As a Brit based in Australia, and someone who has lived and worked in the US, Europe, the Middle East and now Asia Pacific, I try to bring a balanced and global perspective to how we work with our clients. As Managing Principal for Inflexion Group in Asia Pacific, I wanted to share my reflections on how we find the optimum balance between in-person and tech enabled business discussions — particularly when participants are working in multiple different countries and time zones.
It’s a rich subject matter, so I’ve decided to go all spaghetti western and split my thoughts into the good, the bad and the ugly! Let’s start with the positives. As always, we’ll try to keep our input practical and pragmatic.
At the heart, it’s a matter of respect… respect for all the participants’ and their time. So here are my top tips for considerate and effective international online meetings:
Establish a clear purpose
Make sure that the objective for any session is clearly stated and is in the context of something of strategic importance to everyone on the call.
Identify the leader
The call will be more effective if it is led with one person responsible for achieving the outcome in the agreed time. If this same person is doing most of the talking, there’s a fair chance that the call will not be as effective as it could be. The old adage about people having 2 ears, 2 eyes and one mouth and encouraging them to be used in this proportion is a clear statement on why listening and watching are so important to full understanding!
Be considerate of everyone’s environment
Think about the environment of the person who is at the greatest disadvantage for that call. Perhaps they are in the most distant time-zone, or on audio only, or new to the subject matter. If the person running the call can find a way of warmly embracing the most disadvantaged, then everyone else will feel connected too.
Honest opinions always come out eventually so try to create an atmosphere where people feel safe to give their opinion. And you really want to be getting these thoughts into the discussion during the formative stage of any work — it can be really destructive if they come out after the event!
Probe for questions
If questions aren’t forthcoming, then push harder, but in a warm and playful way! Often it just takes one question to open up a rich new line of discussion and learning.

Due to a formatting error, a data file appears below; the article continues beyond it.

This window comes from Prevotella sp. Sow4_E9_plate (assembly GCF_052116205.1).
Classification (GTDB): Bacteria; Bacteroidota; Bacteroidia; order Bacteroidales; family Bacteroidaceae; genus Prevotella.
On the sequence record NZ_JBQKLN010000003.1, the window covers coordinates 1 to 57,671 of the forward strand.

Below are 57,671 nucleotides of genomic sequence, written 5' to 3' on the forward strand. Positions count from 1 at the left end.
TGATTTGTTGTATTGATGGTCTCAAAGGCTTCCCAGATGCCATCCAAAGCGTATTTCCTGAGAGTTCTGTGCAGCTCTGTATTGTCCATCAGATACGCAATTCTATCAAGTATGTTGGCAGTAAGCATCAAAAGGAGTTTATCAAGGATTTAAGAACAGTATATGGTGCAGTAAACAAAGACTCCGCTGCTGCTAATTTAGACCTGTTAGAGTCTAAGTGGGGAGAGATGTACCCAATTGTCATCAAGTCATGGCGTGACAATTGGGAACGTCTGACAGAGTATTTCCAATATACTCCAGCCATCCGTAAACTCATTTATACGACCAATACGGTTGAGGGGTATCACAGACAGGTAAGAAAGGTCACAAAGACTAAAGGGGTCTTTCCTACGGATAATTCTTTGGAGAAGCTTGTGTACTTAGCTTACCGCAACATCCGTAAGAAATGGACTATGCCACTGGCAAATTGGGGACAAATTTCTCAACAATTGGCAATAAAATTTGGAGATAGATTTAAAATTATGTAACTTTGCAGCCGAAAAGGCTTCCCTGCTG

Get everyone involved
Ensure there is a balanced engagement across all participants and that one or two people aren’t hogging the discussion. Diversity of thought and input always improve the quality of the output.
Give people permission to be distracted or to step away if they need to. They’ve given you the gift of their time, perhaps they’re also giving that gift to someone else. Let them decide what is best use of their time. I find popping a short line on the chat channel near the start of the call is a great way to make this happen.
As for the bad and the ugly…
Well, we’ve all been part of calls dominated by one or two speakers, calls that circle endlessly without reaching a conclusion, or calls where people give the key speaker “a good listening to” for 29 minutes to then be offered the chance “to input their own perspective” in the final 60 seconds!
But the worst I’ve ever heard of was the US software company who asked members of their leadership team to join a four-hour call that started at 2am in Asia Pacific. The purpose of the call… to get 360 degree input on the performance of individual members of the full global team! The outcome… 90% of the time spent talking about US based employees and when it was time to provide input on those Asia Pacific based professionals, the global leaders comment was… “it’s hard to for me to add much to that given how little I see of them, so I trust your opinion!” REALLY!!! A lost night’s sleep, wasted time, no value add and the best you can come up with is a patronising attempt at “showing trust.” Oh my!!!
As I said at the start… it’s all about respect. Think about your audience before you start and prepare accordingly. It shows when you have, and it always shows when you haven’t!